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Washington Winery Wastewater Permit to Affect Just 19% of State Wineries

A proposed winery wastewater permit system in Washington will affect just 19 percent of the wineries in the state, according to the Washington Department of Ecology’s draft permit documents, Great Northwest Wine reports.

Wineries that make more than 7,500 cases a year will be required to get discharge permits and, while those that produce 7,500 cases or more per year account for 96% of the state’s wine, that only accounts for 19% of wineries. Just 14 wineries in the state have discharge permits at this time, according to the article.

The state’s fact sheet said that, while the Washington winemaking industry has not been a major contributor to pollution, “there are examples of groundwater contamination from facilities with wastewater that have similar characteristics and that use similar discharge methods.” The state hopes that by developing a statewide general permit to cover wastewater discharges from wineries, it will be able to:

  • Establish waste management practices for wineries to protect groundwater, surface water, and wastewater treatment plants;
  • Build cooperative relationships with winery owners and operators;
  • Gain a better understanding of the quantity and quality of wastewater discharges from Washington wineries;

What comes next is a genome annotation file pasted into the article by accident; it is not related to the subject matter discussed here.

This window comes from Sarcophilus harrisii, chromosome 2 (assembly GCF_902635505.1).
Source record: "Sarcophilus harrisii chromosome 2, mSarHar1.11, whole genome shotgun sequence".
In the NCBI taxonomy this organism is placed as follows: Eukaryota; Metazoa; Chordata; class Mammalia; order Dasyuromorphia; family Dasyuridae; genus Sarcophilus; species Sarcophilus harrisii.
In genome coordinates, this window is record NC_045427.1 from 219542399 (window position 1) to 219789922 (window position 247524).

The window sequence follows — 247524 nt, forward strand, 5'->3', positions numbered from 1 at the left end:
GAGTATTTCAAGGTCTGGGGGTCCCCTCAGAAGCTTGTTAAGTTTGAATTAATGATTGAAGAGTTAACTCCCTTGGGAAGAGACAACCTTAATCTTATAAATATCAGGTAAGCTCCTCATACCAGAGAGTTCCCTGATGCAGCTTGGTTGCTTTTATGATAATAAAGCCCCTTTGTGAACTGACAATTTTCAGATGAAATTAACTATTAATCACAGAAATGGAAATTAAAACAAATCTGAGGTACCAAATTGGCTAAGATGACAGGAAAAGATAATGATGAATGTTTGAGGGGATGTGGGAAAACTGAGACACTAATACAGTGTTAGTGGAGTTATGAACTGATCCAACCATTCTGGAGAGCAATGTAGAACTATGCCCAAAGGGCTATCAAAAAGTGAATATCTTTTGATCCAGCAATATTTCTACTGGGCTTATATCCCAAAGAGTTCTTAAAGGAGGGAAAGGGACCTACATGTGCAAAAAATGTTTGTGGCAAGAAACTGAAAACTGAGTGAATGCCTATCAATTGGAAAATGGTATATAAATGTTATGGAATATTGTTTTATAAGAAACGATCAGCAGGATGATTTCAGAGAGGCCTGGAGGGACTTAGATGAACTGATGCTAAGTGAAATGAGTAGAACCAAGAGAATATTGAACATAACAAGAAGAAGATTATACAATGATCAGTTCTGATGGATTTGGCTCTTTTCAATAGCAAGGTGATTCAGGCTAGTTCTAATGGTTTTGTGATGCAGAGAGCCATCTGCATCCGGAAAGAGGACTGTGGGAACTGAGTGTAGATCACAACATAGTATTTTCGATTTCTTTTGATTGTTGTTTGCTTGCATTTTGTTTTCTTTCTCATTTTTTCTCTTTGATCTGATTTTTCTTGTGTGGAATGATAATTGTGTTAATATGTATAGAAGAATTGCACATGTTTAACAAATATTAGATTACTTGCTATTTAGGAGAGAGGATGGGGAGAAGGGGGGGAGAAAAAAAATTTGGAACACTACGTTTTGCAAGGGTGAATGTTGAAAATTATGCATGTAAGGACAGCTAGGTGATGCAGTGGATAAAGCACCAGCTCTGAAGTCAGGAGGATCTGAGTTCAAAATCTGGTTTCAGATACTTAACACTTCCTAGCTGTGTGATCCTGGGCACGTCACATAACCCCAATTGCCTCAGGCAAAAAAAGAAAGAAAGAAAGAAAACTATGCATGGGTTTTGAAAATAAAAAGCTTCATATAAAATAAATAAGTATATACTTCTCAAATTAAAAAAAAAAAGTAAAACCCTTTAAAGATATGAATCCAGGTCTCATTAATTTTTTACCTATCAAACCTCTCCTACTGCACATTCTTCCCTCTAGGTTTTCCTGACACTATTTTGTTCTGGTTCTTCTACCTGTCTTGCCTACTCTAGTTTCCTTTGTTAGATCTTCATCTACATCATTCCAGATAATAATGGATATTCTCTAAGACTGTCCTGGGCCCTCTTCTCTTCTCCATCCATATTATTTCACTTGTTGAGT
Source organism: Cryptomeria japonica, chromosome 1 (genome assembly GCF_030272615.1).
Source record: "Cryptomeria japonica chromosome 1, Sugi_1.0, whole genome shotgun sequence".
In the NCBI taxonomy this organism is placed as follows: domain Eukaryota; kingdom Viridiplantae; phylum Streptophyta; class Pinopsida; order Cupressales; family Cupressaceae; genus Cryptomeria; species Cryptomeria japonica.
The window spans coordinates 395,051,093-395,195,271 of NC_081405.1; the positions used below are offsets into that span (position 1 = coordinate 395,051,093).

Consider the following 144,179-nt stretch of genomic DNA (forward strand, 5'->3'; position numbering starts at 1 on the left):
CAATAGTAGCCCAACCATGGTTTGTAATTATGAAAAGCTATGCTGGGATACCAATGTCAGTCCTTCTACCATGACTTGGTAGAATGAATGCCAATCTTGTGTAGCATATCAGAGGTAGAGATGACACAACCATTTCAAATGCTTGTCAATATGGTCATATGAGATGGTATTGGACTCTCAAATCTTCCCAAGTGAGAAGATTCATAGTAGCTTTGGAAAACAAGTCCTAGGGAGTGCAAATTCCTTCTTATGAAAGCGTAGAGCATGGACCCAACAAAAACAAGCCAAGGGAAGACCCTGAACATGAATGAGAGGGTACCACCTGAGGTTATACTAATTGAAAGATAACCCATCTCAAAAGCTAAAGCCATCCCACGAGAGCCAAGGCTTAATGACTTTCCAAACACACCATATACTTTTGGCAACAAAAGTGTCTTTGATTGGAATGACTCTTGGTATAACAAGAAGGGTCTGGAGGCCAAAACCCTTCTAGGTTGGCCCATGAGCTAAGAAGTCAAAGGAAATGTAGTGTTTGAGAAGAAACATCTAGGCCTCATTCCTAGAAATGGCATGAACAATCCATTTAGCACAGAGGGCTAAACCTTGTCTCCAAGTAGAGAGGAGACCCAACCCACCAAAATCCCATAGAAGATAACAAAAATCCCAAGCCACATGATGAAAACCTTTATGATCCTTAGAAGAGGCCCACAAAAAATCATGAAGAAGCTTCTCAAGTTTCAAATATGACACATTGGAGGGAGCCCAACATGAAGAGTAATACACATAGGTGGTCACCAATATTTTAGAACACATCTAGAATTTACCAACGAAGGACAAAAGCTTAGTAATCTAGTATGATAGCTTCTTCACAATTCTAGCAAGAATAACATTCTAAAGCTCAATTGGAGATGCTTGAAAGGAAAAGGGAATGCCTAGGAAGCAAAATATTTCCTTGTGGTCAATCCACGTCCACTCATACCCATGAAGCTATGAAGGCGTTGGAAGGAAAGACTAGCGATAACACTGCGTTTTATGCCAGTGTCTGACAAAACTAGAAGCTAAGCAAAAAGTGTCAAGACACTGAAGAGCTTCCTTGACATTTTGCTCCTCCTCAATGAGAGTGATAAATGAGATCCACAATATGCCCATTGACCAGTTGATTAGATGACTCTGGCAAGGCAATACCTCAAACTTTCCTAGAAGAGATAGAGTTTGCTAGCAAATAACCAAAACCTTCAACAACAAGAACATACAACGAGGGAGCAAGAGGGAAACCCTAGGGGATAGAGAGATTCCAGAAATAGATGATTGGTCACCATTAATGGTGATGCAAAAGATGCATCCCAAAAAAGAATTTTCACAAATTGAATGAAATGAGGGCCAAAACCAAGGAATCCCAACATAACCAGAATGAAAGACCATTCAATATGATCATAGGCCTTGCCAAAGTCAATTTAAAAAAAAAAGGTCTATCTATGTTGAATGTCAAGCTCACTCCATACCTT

• Learn from permittees what practices and tools they use to effectively manage their wastewater.

June 11 is the last day to submit comments on the Preliminary Draft of the Winery General Permit and Fact Sheet. The final winery general permit will be issued in December 2017.

Vintners and growers in the US have long been associated with the move toward sustainability. Increasingly, wineries are using alternate energy to power equipment, “green” building material for structures, and energy efficient refrigeration and lighting fixtures, writes Seacoast Online.

For example, in 2015, Jackson Family Wines – a family-owned wine company in Santa Rosa, California – installed 21 Tesla Energy stationary energy storage systems for a total of 4.2 megawatts of storage capacity. JFW was among the first companies in the nation to collaborate with Tesla on this initiative designed to reshape the way energy is managed for more sustainable operations. To date, through its energy efficiency initiatives alone, the company has documented savings greater than $15 million. Jackson Family Wines won a 2016 Environmental Leader Project of the Year Award for its Tesla Stationary Energy Storage System initiative.


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